Process Tracing - Between Broadening and Deepening

Hybrid event

Over the past decade, process tracing has come into its own as method and is taught regularly at all the major methods schools in Europe and North America. There is also growing research literature on the method, which goes well beyond the introductory ‘this is how you do it’ flavour of the textbooks published in the 2010s.

With these pedagogic and publication trends in mind, this paper argues for a mid-course correction to the research agenda of process tracing. Fundamentally, the method is about the collection and analysis of data on processes and dynamics, the stuff that put the social world into motion. In recent years, there has been important advances in the analysis part, most clearly seen in the growing literature on Bayesian process tracing, which has provided a deeper, ‘getting closer to the truth’ method. Yet, to do those analytics well requires rich, high-quality data.

Process tracing thus needs to think harder about this data collection, i.e. the front-end of the method. Most importantly, this means a greater focus, as data is collected, on within-process-tracing methods and research ethics. It also means a broadening of research transparency to consider it during data collection, especially a researcher’s positionality. Finally, there needs to be a broadening of how data is collected and analysed by developing a robust interpretive form of process tracing.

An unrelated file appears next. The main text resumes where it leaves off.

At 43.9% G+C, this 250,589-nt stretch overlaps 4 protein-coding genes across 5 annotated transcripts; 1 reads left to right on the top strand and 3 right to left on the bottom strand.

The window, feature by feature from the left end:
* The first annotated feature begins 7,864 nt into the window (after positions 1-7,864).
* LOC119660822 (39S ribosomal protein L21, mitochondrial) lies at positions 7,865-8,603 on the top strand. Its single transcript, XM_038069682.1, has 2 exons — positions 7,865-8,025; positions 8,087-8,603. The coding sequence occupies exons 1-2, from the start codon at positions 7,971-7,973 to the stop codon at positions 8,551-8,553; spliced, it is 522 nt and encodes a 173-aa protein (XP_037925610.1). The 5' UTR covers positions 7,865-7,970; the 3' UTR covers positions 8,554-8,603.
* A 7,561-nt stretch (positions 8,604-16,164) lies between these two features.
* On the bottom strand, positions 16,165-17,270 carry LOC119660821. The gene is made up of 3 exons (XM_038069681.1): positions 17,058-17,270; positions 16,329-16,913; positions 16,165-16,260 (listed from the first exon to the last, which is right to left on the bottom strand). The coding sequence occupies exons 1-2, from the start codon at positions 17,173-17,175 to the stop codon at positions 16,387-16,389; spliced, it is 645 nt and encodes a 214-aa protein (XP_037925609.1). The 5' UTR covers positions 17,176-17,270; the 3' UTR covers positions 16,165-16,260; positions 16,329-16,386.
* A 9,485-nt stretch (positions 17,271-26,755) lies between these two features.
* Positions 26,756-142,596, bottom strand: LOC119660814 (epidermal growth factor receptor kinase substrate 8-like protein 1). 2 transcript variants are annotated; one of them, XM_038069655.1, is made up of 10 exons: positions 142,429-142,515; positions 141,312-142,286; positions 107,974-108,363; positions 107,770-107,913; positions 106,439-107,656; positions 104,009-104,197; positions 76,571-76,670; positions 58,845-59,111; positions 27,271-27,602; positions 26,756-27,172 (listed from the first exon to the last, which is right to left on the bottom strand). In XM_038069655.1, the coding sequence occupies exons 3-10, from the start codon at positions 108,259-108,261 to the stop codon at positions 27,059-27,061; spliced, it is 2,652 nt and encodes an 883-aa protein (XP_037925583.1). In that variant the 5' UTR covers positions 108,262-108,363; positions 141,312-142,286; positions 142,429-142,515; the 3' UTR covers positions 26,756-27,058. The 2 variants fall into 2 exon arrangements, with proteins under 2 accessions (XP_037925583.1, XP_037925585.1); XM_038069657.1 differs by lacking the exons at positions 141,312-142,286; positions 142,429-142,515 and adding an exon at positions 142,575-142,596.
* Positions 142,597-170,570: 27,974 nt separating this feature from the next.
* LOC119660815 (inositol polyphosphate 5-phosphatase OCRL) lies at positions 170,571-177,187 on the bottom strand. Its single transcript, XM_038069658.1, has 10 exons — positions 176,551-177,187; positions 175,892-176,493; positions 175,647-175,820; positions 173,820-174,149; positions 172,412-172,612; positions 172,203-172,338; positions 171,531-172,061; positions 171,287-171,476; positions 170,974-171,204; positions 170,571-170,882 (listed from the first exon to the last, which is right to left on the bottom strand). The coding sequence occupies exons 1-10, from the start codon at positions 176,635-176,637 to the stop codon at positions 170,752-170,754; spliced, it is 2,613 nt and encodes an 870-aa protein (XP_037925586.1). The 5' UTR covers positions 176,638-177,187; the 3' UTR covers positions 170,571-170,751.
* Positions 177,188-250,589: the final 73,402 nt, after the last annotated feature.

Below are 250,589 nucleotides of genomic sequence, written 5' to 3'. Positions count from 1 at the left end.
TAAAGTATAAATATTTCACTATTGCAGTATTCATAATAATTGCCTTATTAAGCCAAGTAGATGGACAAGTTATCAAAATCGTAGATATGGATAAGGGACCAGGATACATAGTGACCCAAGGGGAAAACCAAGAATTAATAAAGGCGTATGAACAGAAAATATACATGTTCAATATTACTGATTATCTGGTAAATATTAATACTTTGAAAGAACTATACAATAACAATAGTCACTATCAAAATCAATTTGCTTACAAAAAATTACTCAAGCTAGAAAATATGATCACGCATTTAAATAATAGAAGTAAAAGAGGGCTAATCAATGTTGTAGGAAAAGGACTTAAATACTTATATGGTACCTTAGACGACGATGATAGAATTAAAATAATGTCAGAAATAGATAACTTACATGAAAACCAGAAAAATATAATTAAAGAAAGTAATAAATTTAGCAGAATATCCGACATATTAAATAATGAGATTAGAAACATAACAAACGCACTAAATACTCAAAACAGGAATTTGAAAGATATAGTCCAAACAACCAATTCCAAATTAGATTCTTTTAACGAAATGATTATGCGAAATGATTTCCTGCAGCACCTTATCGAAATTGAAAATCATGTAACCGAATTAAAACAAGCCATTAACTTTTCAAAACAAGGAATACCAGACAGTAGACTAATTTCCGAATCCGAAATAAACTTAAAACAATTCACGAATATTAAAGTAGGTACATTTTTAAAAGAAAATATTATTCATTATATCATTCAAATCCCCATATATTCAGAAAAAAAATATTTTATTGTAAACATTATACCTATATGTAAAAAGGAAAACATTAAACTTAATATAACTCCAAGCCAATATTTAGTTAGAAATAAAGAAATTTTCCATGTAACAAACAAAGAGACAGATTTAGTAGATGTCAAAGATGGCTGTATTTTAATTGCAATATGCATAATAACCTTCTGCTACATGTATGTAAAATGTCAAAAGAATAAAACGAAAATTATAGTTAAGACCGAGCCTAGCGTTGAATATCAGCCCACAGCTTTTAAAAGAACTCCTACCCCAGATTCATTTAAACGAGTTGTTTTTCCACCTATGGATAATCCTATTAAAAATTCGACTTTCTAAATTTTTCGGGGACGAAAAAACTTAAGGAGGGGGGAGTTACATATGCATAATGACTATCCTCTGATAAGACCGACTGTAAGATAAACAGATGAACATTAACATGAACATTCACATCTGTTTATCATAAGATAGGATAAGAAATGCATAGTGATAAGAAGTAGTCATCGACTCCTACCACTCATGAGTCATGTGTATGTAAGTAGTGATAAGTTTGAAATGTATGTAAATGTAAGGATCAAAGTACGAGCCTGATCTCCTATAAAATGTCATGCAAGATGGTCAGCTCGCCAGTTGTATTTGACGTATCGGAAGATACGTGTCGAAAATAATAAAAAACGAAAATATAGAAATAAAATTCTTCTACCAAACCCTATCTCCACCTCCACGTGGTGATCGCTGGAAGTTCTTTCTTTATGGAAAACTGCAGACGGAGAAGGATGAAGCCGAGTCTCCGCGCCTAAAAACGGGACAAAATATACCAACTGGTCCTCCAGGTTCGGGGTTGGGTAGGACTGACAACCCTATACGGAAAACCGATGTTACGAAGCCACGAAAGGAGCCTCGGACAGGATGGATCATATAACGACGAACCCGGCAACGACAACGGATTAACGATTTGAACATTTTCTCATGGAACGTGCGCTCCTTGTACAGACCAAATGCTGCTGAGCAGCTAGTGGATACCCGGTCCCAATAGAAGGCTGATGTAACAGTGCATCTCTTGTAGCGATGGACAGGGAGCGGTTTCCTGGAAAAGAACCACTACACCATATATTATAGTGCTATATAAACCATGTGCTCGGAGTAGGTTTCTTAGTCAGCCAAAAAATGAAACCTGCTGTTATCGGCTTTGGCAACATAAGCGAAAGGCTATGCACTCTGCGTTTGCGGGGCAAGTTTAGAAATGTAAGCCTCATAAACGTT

This agenda will give process tracing a richer, more ethically grounded, meta-theoretically plural set of tools for measuring and accessing the social world.


This seminar is part of the Department of Social Policy and Intervention Modern Methods in Social Policy and Intervention Research Seminar Series.

Booking required for people outside of the Department of Social Policy and Intervention (DSPI). DSPI Members do not need to register.